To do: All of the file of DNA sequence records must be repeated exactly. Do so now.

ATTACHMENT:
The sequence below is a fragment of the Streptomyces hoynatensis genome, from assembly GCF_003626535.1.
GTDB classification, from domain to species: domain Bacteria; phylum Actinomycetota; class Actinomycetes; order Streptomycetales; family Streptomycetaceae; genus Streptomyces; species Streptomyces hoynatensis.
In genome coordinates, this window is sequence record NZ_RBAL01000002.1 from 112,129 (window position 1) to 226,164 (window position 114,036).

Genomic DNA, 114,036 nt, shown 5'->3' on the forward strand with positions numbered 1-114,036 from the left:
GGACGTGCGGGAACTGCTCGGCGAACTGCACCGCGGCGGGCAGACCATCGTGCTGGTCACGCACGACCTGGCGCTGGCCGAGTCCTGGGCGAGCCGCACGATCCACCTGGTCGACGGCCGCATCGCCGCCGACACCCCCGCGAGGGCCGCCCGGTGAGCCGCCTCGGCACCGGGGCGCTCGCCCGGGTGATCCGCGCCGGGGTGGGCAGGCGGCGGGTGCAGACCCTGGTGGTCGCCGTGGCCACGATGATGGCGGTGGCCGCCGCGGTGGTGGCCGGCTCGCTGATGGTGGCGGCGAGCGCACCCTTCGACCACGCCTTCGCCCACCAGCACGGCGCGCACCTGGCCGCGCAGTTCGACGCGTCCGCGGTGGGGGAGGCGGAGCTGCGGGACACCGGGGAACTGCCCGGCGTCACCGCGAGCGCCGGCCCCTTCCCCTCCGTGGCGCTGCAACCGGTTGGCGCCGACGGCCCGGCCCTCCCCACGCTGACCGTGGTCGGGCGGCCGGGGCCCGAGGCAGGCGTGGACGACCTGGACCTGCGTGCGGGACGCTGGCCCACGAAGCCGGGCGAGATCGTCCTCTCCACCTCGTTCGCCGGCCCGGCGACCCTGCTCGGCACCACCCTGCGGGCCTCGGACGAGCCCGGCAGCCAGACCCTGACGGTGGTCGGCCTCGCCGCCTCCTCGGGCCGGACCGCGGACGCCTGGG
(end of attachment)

The sequence below is a fragment of the Streptomyces hoynatensis genome, from assembly GCF_003626535.1.
GTDB classification, from domain to species: domain Bacteria; phylum Actinomycetota; class Actinomycetes; order Streptomycetales; family Streptomycetaceae; genus Streptomyces; species Streptomyces hoynatensis.
In genome coordinates, this window is sequence record NZ_RBAL01000002.1 from 112,129 (window position 1) to 226,164 (window position 114,036).

Genomic DNA, 114,036 nt, shown 5'->3' on the forward strand with positions numbered 1-114,036 from the left:
GGACGTGCGGGAACTGCTCGGCGAACTGCACCGCGGCGGGCAGACCATCGTGCTGGTCACGCACGACCTGGCGCTGGCCGAGTCCTGGGCGAGCCGCACGATCCACCTGGTCGACGGCCGCATCGCCGCCGACACCCCCGCGAGGGCCGCCCGGTGAGCCGCCTCGGCACCGGGGCGCTCGCCCGGGTGATCCGCGCCGGGGTGGGCAGGCGGCGGGTGCAGACCCTGGTGGTCGCCGTGGCCACGATGATGGCGGTGGCCGCCGCGGTGGTGGCCGGCTCGCTGATGGTGGCGGCGAGCGCACCCTTCGACCACGCCTTCGCCCACCAGCACGGCGCGCACCTGGCCGCGCAGTTCGACGCGTCCGCGGTGGGGGAGGCGGAGCTGCGGGACACCGGGGAACTGCCCGGCGTCACCGCGAGCGCCGGCCCCTTCCCCTCCGTGGCGCTGCAACCGGTTGGCGCCGACGGCCCGGCCCTCCCCACGCTGACCGTGGTCGGGCGGCCGGGGCCCGAGGCAGGCGTGGACGACCTGGACCTGCGTGCGGGACGCTGGCCCACGAAGCCGGGCGAGATCGTCCTCTCCACCTCGTTCGCCGGCCCGGCGACCCTGCTCGGCACCACCCTGCGGGCCTCGGACGAGCCCGGCAGCCAGACCCTGACGGTGGTCGGCCTCGCCGCCTCCTCGGGCCGGACCGCGGACGCCTGGG